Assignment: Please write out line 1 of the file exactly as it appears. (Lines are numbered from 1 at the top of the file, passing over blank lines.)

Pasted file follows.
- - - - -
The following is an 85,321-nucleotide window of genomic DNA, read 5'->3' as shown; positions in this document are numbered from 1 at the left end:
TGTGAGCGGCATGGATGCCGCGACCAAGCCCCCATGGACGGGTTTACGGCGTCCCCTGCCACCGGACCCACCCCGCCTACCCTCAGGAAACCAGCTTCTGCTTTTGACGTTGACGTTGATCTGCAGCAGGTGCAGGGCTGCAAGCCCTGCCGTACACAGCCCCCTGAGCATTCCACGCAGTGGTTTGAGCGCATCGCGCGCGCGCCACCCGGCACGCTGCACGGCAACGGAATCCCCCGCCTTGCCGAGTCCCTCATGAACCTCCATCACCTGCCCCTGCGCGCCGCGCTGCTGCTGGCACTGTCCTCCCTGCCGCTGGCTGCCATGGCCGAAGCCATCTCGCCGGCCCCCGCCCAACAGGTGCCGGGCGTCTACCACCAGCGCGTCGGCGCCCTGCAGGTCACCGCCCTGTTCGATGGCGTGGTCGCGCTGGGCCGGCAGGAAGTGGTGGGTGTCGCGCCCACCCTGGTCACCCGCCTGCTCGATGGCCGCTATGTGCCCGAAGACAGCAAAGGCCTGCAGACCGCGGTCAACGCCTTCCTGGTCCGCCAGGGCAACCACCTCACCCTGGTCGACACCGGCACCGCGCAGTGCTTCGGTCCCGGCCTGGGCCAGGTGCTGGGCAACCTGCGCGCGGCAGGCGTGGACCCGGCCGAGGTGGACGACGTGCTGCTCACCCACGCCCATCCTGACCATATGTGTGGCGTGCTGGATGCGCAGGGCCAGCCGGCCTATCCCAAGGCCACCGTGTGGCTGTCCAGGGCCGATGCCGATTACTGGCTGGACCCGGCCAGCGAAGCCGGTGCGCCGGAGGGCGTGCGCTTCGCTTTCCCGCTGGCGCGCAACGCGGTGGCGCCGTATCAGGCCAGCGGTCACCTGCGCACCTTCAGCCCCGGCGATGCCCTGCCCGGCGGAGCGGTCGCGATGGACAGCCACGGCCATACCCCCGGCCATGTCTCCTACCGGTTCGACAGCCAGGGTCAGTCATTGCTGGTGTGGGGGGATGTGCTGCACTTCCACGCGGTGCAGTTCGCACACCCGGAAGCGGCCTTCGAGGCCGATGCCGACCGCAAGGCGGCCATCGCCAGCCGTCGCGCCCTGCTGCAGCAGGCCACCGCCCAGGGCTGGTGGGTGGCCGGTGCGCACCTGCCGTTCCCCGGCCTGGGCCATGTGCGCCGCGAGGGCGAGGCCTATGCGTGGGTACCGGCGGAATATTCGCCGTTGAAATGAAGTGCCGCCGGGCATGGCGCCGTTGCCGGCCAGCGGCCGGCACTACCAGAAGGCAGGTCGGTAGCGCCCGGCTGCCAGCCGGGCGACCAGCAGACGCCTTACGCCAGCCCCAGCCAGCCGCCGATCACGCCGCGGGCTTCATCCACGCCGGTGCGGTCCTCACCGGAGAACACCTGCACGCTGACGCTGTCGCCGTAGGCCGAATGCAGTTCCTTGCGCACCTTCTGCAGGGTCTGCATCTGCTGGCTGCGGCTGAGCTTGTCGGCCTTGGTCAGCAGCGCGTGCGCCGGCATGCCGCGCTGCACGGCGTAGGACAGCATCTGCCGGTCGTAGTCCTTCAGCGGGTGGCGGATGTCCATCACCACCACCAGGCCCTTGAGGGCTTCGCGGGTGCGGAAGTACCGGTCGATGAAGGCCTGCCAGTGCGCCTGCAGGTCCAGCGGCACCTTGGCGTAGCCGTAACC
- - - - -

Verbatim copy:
The following is an 85,321-nucleotide window of genomic DNA, read 5'->3' as shown; positions in this document are numbered from 1 at the left end: